How Much Can You Safely Withdraw During Retirement?

January 16, 2014
Joel Greenwald, MD, CFP

Many physicians planning for retirement often wonder how much they'll be able to safely withdraw. In the past, people followed the 4% rule, but the method doesn't really apply anymore.

My physician clients often ask me questions like, "Am I on track to retire when I want?” or "When will I know if I have enough money to retire?” Inevitably, those clients end up asking, “How much can I safely withdraw from my retirement account?”

People often read about a “safe withdrawal rate” of 4%, which was proposed by financial planner William Bengen in 1994 in the Journal of Financial Planning. He hypothesized that one could take an initial withdrawal from a retirement portfolio of 4% of the balance and then increase the initial amount by the inflation rate each year in order to keep pace with inflation.

For example, in the hypothetical case of a 65-year-old physician with a $3 million retirement portfolio, this methodology would say the doctor could withdraw 4% or $120,000 for the first year of retirement. If we assume that inflation was 2% for that year, then next year when the doctor is 66, he can take out $122,400 — his initial withdrawal indexed for inflation. By doing this over a 30-year retirement span, Bengen suggested that the chances of running out of money were very low, hence a safe withdrawal rate.

In the last few years, however, many experts have questioned whether this “Four Percent Drawdown Rule” method is accurate or useful. Some have argued 4% is too low an initial rate and the doctor would needlessly be living on less than he could. This school of thought suggests an initial withdrawal rate of 5% or 6%, particularly if the doctor is willing to forego inflation raises, or even cut back spending in years when the portfolio performs poorly or declines in value.

Others have argued the 4% withdrawal rate is too optimistic and was based on historical return assumptions from 1994 (a period of very favorable market conditions) and should not be generalized from the historical returns of the U.S. stock and bond markets almost 20 years ago.

In Bengen’s work, the historical return of common stocks he used in his analysis was 10.3%. For intermediate-term Treasuries, he used 5.1%. This resulted in a “balanced portfolio” of 60% stocks and 40% bonds returning 8.2% per year. These are return figures that financial planners in 2014 would be unlikely to project out into the future. These planners would argue a safe withdrawal rate of 2% or 3% is more prudent. That would result in an initial withdrawal of $60,000 or $90,000 on a hypothetical $3 million portfolio rather than the $120,000 initial withdrawal in our first example.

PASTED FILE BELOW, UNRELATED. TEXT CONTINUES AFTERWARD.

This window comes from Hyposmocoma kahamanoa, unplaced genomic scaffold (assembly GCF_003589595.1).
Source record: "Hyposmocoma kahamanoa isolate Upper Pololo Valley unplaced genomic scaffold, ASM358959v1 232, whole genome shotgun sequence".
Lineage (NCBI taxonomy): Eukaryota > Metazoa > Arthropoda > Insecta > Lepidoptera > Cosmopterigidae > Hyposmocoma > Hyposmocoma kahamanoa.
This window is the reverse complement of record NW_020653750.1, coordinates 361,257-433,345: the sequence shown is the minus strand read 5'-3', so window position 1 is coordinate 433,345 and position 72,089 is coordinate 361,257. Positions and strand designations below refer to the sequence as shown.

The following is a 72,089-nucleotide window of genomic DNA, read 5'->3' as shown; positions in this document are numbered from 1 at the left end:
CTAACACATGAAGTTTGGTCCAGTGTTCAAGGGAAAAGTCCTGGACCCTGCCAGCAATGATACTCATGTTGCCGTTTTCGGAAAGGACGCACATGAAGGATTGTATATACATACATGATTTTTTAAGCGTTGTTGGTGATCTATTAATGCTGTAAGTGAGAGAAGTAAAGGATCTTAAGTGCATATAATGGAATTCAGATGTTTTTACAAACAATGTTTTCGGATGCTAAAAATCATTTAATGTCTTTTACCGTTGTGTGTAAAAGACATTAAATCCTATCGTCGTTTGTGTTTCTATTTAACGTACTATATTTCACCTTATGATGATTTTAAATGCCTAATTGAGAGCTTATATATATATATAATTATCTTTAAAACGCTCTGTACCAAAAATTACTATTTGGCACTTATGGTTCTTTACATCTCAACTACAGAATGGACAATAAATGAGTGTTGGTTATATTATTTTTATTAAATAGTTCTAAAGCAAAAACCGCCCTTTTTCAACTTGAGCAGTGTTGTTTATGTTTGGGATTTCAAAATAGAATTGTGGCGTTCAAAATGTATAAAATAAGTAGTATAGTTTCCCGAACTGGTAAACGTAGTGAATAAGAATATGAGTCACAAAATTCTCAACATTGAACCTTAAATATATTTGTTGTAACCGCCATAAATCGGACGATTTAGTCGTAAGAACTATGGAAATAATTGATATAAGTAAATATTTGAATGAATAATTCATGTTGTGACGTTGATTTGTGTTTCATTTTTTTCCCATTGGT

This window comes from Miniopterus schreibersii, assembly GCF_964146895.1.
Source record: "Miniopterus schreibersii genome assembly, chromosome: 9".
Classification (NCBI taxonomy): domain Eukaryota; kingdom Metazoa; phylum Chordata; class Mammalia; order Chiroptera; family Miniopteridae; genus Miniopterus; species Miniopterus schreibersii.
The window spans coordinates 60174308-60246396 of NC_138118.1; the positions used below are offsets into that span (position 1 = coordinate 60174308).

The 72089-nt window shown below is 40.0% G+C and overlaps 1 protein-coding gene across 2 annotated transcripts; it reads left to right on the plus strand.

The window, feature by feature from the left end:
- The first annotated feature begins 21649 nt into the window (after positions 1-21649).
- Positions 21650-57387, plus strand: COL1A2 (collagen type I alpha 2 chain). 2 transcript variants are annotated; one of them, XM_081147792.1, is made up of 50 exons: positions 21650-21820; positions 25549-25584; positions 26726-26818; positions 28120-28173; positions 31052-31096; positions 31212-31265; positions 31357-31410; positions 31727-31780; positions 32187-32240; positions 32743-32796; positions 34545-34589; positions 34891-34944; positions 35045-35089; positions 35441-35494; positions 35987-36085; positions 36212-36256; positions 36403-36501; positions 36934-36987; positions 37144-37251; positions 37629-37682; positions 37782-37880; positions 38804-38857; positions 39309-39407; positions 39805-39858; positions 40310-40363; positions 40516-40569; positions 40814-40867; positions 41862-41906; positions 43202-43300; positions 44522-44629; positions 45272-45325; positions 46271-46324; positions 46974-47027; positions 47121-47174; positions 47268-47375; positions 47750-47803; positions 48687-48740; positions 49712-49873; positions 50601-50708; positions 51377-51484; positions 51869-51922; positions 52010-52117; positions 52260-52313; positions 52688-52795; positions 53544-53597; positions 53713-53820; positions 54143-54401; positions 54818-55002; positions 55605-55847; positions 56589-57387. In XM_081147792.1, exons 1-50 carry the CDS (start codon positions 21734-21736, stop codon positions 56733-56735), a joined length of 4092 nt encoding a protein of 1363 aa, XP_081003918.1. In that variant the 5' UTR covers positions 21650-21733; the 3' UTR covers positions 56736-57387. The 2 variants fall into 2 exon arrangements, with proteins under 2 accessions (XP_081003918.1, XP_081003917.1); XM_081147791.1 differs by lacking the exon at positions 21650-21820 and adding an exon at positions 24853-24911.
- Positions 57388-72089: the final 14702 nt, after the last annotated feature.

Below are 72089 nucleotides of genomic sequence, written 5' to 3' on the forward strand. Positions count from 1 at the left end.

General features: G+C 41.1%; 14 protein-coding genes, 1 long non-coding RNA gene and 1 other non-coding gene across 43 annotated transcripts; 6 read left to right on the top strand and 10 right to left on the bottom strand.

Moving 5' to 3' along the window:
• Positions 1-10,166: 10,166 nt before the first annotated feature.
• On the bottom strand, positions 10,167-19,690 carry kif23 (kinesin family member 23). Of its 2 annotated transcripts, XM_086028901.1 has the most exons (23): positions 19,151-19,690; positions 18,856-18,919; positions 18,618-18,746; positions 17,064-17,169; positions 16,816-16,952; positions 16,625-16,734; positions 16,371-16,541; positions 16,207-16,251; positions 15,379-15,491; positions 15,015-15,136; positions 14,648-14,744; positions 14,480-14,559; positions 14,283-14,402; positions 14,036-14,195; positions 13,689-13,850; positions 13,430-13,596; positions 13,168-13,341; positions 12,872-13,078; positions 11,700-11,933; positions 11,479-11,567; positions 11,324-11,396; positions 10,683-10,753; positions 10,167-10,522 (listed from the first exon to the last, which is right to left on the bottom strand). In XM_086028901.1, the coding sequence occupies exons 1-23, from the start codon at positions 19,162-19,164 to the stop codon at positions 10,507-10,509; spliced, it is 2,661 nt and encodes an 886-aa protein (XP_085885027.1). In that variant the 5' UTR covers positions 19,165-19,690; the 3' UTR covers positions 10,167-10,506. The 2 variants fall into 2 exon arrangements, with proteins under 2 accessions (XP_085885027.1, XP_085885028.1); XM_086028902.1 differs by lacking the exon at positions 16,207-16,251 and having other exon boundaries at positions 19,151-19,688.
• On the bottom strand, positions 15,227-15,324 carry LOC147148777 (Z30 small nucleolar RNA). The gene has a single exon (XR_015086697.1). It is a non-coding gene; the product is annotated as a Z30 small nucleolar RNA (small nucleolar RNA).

Who is right? With today's market valuation, which seems elevated, I am concerned about the investment returns doctors can expect going forward and would be reluctant to advise a 4% initial withdrawal rate.

Rather than relying on rule-of thumb projections that range from 2% to 6%, it appears more prudent to use a robust analysis that includes:

• An individual's sources of retirement income

• Expected longevity

• Expected portfolio return given his or her asset allocation

In addition, the analysis should be rerun every year or two as circumstances and inputs will change. This method can lead to a more reliable result than that from a shortcut estimate like the 4% rate, helping you to more accurately plan your retirement withdrawals.

Joel Greenwald, MD, CFP, is a physician-turned financial planner who exclusively provides financial advice to doctors. He has written many articles and been a frequent speaker on how physicians and dentists can achieve long-term financial security. More about Joel Greenwald and his Minnesota-based firm, Greenwald Wealth Management, can be found at www.joelgreenwald.com.

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